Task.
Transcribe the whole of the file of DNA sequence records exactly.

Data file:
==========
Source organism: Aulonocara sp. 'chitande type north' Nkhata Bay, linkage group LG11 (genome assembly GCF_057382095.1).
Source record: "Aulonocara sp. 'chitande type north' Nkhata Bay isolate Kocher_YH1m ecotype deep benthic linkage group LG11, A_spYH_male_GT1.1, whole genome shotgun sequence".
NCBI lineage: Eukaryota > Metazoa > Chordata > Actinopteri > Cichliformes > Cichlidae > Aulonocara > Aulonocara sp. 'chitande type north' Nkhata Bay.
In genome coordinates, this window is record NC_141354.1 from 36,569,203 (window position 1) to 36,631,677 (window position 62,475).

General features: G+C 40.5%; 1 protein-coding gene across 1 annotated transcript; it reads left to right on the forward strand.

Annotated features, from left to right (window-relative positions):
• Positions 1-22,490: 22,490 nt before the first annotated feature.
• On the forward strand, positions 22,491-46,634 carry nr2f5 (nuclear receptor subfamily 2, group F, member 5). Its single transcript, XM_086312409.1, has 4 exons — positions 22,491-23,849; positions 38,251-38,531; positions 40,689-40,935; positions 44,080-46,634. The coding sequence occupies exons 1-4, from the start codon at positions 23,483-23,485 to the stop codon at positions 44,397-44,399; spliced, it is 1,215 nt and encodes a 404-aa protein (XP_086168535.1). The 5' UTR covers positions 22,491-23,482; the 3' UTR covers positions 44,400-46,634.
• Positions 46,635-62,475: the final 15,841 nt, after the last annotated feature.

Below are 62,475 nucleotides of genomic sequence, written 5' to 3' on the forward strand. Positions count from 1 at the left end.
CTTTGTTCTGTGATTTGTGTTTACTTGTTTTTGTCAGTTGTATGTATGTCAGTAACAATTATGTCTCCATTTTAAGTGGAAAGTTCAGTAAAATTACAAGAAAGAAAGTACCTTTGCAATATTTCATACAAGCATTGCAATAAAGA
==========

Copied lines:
Source organism: Aulonocara sp. 'chitande type north' Nkhata Bay, linkage group LG11 (genome assembly GCF_057382095.1).
Source record: "Aulonocara sp. 'chitande type north' Nkhata Bay isolate Kocher_YH1m ecotype deep benthic linkage group LG11, A_spYH_male_GT1.1, whole genome shotgun sequence".
NCBI lineage: Eukaryota > Metazoa > Chordata > Actinopteri > Cichliformes > Cichlidae > Aulonocara > Aulonocara sp. 'chitande type north' Nkhata Bay.
In genome coordinates, this window is record NC_141354.1 from 36,569,203 (window position 1) to 36,631,677 (window position 62,475).

General features: G+C 40.5%; 1 protein-coding gene across 1 annotated transcript; it reads left to right on the forward strand.

Annotated features, from left to right (window-relative positions):
• Positions 1-22,490: 22,490 nt before the first annotated feature.
• On the forward strand, positions 22,491-46,634 carry nr2f5 (nuclear receptor subfamily 2, group F, member 5). Its single transcript, XM_086312409.1, has 4 exons — positions 22,491-23,849; positions 38,251-38,531; positions 40,689-40,935; positions 44,080-46,634. The coding sequence occupies exons 1-4, from the start codon at positions 23,483-23,485 to the stop codon at positions 44,397-44,399; spliced, it is 1,215 nt and encodes a 404-aa protein (XP_086168535.1). The 5' UTR covers positions 22,491-23,482; the 3' UTR covers positions 44,400-46,634.
• Positions 46,635-62,475: the final 15,841 nt, after the last annotated feature.

Below are 62,475 nucleotides of genomic sequence, written 5' to 3' on the forward strand. Positions count from 1 at the left end.
CTTTGTTCTGTGATTTGTGTTTACTTGTTTTTGTCAGTTGTATGTATGTCAGTAACAATTATGTCTCCATTTTAAGTGGAAAGTTCAGTAAAATTACAAGAAAGAAAGTACCTTTGCAATATTTCATACAAGCATTGCAATAAAGA